Since Season 4, Frank Underwood has had a certain disdain for Will Conway, who is also running for president. Conway and his wife are the opposite of the Underwoods in almost every way and Frank continues to fixate on his personal dislike of him. Sounds a lot like some recent opponents, doesn't it?



David Giesbrecht/Netflix

Aiden Macallan tells Frank that he needs hackers to combat some NSA auditors and to cover his tracks. The hackers attack D.C. area cell phones with Flash Flood warnings and other cellular disruptions in what Frank later declares as an "ICO cyber attack" and to advance his fear-mongering.

Last fall, Wikileaks released thousands of DNC e-mails, and Donald Trump publicly urged Russians to hack into Clinton's private server.


White House Leaks

David Giesbrecht/Netflix

In the second episode, Frank and Claire are displeased when they find out that their speechwriter Tom talked to the press. Tom later apologizes, saying he's tired of being so careful all the time about his and Claire's affair. In the sixth episode, Macallan runs off to Russia and leaks start reaching the news media with information about the Underwood White House. It's reminiscent of the leaks that have been coming from the Trump administration.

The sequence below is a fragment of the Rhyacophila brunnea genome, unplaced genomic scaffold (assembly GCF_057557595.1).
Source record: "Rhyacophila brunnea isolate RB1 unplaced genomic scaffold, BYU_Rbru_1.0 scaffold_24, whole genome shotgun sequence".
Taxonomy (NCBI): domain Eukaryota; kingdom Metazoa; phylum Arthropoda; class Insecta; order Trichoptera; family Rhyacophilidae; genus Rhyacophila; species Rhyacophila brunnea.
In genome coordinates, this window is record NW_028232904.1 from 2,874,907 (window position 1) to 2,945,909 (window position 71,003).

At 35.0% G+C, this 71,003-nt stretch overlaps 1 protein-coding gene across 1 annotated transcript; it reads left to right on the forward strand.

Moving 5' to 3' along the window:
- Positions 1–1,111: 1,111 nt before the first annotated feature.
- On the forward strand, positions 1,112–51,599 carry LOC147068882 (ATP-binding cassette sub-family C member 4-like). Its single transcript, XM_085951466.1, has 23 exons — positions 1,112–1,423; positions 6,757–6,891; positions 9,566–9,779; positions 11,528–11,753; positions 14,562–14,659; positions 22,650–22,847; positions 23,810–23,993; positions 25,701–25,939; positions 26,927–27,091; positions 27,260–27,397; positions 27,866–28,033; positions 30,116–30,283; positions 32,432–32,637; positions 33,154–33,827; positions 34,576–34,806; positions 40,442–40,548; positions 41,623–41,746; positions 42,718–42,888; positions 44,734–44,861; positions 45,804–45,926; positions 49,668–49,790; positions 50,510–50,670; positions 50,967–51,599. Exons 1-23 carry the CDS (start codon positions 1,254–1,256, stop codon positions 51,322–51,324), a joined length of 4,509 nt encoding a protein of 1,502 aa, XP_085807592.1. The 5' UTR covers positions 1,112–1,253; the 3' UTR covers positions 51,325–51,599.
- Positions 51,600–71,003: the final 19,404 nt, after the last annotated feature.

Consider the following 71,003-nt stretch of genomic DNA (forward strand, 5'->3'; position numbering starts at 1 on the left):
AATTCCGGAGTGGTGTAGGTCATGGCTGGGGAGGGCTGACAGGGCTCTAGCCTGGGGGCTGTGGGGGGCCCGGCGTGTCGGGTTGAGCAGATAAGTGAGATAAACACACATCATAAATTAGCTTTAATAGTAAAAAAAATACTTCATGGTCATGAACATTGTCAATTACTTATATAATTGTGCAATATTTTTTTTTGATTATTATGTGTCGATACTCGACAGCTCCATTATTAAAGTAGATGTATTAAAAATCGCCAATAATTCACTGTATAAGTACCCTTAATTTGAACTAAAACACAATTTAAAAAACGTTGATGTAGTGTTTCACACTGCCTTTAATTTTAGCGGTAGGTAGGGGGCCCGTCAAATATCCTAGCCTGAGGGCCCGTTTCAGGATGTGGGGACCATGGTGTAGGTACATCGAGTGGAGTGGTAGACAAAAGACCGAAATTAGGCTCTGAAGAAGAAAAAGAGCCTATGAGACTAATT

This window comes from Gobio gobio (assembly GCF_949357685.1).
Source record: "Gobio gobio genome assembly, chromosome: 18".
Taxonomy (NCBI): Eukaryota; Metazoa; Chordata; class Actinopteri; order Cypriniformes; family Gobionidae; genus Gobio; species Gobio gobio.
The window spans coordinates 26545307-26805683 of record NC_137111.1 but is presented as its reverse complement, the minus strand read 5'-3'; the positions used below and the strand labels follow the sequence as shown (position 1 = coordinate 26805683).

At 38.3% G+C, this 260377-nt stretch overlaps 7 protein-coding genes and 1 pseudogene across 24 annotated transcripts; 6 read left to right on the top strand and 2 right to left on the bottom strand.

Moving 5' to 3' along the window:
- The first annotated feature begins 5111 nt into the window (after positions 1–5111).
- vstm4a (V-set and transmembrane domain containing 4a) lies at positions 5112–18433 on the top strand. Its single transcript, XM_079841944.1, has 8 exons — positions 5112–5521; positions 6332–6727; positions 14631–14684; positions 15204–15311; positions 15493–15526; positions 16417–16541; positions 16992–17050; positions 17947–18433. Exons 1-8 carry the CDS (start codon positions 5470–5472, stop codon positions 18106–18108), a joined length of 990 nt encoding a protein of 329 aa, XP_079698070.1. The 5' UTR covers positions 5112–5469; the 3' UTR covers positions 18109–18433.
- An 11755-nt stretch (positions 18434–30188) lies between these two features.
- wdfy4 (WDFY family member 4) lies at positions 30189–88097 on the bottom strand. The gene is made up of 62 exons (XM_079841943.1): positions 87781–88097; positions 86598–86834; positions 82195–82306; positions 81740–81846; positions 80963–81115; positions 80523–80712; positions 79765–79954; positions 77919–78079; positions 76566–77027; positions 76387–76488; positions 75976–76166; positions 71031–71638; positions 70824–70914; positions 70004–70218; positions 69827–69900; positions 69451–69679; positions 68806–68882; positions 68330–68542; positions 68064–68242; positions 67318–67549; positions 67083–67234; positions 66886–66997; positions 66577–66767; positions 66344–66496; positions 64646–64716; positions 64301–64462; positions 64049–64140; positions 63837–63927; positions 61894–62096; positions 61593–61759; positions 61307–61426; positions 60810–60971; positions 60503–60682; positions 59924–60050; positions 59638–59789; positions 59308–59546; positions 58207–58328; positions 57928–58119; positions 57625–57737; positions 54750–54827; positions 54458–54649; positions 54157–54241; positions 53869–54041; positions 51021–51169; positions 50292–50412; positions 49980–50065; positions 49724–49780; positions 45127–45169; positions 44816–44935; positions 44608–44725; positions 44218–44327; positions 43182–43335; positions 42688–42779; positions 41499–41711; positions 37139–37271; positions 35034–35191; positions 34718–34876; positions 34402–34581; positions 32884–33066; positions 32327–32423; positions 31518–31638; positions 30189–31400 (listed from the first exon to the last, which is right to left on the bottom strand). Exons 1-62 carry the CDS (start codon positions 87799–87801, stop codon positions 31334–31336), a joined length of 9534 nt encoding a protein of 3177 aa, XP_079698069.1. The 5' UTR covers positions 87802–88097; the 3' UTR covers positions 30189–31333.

Low Voter Turnout

David Giesbrecht/Netflix

During the election, Frank becomes tense when LeAnn and Doug realize voter turnout was overestimated in Pennsylvania by 30 percent, as well as Ohio. The crucial states threaten the Underwoods' ability to hold onto the presidency.

This was also an issue in last year's election: CNN reported that voter turnout was at a 20-year low in 2016.


The 12th Amendment

David Giesbrecht/Netflix

The election between the Underwoods and Conway erupts in lawsuits and the refusal to certify votes, so the 12th Amendment is invoked and the House Of Representatives is set to decide the outcome. This development parallels the talk last fall about the amendment from people who hoped Clinton could still become president.